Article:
As soon as you start exploring the concept of ‘school readiness’, the question of school starting age becomes an important part of the discussion. Although in most of Europe it is only compulsory for children to be in full time education at six years of age, in England, Wales and Scotland the school-starting age is five years old. Northern Ireland has the youngest starting age in Europe, at four years old. With the advent of government-funded childcare, children are increasingly in some kind of early education from a very early age. It is therefore crucial that we consider the question of what this education should look like. A review of the research evidence on school starting age, published by Cambridge University, clearly points to “the importance of play in young children’s development”. The review notes how play is an adaptation that evolved in early human social groups, and which “enabled humans to become powerful learners and problem-solvers”. Although high quality early education is important, the research shows that there is no benefit in beginning more formal schooling at an earlier age. In Scotland, a campaign has been started to create a kindergarten stage for children aged three to seven.
What, then, can settings do to help their children get ready to succeed in the transition to school? In our setting, we take lots of small steps, over a child’s time with us, to help them feel ready when the moment arrives. For us, it is not only about supporting children to develop their skills, curiosity and independence, it is also about getting them used to the idea of handling change with confidence. We believe that the first step is to help them settle into our setting as smoothly as possible. To achieve this, we use home visits, we have a dedicated ‘settling in’ person, and we allow parents to stay and play with their child when they first start, for as long as they wish. After all, this transition it is not only about the child being ready to separate from the parents, it is also about the parents being ready to separate from the child.
It is possible to argue that the term “school readiness” is unhelpful and potentially damaging – that it makes children sounds alarmingly like they are some kind of “oven ready” product.
During the time that children are with us, they will come into contact with students and teachers from the local primary schools on numerous occasions. For instance, our children attend primary school sports days and nativity plays, and we sometimes hold shared fundraising events. We also run a joint storytelling project, where the primary school children visit us to tell stories, and we visit them, sharing our learning with each other. Our practitioners have regular conversations with the primary teachers, and we pass on assessment information to support them in understanding each child’s strengths and areas for development at transition. Although we are on separate sites, it sometimes feels more like we are all parts of the same family, rather than separate entities. To us, “school ready” means that the children are ready to make a smooth transition to the next and exciting phase of their education – that they stay happy and confident in their learning when they move on from us.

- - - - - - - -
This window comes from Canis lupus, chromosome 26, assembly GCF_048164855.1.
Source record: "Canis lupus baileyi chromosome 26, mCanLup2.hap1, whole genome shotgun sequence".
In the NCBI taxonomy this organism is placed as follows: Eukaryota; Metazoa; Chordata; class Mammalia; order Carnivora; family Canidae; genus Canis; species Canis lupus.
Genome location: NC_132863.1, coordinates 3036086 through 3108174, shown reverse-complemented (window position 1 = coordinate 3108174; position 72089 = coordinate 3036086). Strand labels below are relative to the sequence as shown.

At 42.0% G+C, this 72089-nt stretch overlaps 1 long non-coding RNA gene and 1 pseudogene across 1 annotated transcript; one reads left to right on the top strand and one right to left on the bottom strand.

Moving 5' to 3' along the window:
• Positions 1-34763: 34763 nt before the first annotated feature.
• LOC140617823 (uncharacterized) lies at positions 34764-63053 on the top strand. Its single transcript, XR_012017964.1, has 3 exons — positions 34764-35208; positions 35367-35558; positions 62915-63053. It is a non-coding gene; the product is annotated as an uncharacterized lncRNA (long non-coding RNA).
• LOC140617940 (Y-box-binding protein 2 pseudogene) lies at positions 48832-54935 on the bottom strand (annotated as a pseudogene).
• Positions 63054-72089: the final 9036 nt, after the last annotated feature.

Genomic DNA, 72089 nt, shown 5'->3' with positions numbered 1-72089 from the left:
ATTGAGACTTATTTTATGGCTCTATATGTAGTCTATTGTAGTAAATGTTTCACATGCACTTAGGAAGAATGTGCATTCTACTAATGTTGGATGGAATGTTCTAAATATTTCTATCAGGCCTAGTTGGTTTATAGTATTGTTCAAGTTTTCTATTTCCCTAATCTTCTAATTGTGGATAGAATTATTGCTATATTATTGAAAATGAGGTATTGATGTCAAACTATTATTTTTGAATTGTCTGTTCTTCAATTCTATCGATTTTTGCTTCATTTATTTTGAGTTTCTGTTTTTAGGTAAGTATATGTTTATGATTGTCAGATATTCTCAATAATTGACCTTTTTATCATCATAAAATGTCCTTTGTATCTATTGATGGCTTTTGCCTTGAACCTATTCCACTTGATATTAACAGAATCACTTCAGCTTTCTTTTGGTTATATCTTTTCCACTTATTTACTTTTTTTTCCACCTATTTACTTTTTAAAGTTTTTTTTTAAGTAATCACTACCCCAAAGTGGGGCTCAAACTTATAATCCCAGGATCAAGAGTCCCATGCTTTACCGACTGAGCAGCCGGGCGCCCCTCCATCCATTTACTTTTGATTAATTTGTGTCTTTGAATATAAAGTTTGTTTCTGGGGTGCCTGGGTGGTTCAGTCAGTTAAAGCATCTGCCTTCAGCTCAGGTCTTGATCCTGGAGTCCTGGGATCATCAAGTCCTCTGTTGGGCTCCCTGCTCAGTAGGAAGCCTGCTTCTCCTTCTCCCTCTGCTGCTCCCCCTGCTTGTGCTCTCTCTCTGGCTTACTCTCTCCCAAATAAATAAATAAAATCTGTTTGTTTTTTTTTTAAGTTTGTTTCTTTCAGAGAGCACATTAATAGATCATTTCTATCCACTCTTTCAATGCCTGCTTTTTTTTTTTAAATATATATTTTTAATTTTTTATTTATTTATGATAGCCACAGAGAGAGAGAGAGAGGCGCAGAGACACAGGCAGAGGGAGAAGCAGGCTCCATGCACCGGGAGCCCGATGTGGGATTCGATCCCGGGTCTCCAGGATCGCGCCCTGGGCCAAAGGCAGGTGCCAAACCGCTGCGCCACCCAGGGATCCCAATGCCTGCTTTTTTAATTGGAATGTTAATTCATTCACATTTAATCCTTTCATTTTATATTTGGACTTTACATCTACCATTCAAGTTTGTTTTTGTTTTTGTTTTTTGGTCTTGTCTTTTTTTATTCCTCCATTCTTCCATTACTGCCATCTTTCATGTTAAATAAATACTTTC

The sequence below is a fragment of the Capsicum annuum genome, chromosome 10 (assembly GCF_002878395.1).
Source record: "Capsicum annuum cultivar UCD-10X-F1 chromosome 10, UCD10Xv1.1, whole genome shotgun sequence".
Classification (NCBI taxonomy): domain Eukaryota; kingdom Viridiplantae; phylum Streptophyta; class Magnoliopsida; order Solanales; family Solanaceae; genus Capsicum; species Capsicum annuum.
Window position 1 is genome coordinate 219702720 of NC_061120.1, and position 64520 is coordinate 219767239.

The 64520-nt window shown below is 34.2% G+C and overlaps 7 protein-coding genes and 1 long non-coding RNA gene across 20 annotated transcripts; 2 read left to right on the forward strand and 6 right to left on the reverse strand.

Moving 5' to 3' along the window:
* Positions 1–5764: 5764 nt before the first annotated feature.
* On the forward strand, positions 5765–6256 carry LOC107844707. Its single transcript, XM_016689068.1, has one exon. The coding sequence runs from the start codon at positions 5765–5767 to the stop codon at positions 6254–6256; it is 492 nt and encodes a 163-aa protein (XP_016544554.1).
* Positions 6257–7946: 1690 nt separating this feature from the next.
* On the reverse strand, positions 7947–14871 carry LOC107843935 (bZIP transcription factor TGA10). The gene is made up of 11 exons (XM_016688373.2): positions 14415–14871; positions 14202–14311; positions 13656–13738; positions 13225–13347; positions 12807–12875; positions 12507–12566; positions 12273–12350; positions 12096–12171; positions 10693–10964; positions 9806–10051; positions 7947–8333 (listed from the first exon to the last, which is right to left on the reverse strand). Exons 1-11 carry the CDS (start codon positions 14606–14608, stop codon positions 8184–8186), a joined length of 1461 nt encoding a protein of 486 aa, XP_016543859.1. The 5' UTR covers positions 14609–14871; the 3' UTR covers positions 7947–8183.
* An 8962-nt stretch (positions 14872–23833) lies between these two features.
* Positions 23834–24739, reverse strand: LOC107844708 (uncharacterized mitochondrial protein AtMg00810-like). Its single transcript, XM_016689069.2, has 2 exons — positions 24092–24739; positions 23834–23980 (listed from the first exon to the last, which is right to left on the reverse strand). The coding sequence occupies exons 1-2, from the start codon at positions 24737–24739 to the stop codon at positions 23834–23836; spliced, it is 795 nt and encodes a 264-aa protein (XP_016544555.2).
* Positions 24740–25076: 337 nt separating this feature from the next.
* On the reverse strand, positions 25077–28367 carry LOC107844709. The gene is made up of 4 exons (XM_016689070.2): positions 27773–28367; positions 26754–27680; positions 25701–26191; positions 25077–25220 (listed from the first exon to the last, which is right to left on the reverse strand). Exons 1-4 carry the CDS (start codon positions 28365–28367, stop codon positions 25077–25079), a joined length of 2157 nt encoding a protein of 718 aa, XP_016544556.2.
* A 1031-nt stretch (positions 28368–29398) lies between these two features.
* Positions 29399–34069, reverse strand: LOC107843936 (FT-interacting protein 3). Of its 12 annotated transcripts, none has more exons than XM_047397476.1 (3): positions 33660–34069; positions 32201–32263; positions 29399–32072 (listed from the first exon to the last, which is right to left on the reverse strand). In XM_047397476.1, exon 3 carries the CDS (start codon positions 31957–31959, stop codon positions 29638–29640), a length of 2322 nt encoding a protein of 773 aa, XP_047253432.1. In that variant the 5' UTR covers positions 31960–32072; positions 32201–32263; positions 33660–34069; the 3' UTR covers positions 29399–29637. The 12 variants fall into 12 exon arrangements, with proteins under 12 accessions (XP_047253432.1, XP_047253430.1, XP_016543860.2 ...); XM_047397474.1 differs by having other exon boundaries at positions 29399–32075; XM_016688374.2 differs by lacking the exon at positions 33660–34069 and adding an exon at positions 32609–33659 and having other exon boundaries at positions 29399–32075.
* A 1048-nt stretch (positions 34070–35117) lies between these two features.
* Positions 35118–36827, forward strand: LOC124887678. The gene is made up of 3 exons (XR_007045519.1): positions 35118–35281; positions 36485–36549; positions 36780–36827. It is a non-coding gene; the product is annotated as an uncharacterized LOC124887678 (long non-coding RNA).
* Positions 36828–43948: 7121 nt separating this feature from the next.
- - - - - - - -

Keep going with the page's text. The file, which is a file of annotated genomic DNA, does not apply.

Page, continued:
Of course, it is also possible to argue that the term “school readiness” is unhelpful and potentially damaging – that it makes children sounds alarmingly like they are some kind of “oven ready” product. If we persist in having the earliest school starting age in the whole of Europe, and if so many of our smallest children are in early years settings, then perhaps we need to think more about accommodating our youngest learners, rather than putting pressure on them to develop faster. Maybe we need to flip our thinking over on the subject of “school readiness” and, instead of insisting that children are ready for school, we should ask how schools plan to get ready for them.
“Are you ready? Good practice in school readiness” Report from Ofsted
“What does ‘School Ready’ really mean?” – PACEY Report
Sue Cowley is an author, teacher and trainer, and she has helped to run her local preschool for the last seven years. Her latest book “Road School” tells the story of what happened when she and her partner took their children out of school for six months, to educate them ‘on the road’. It will be published by Crownhouse in November.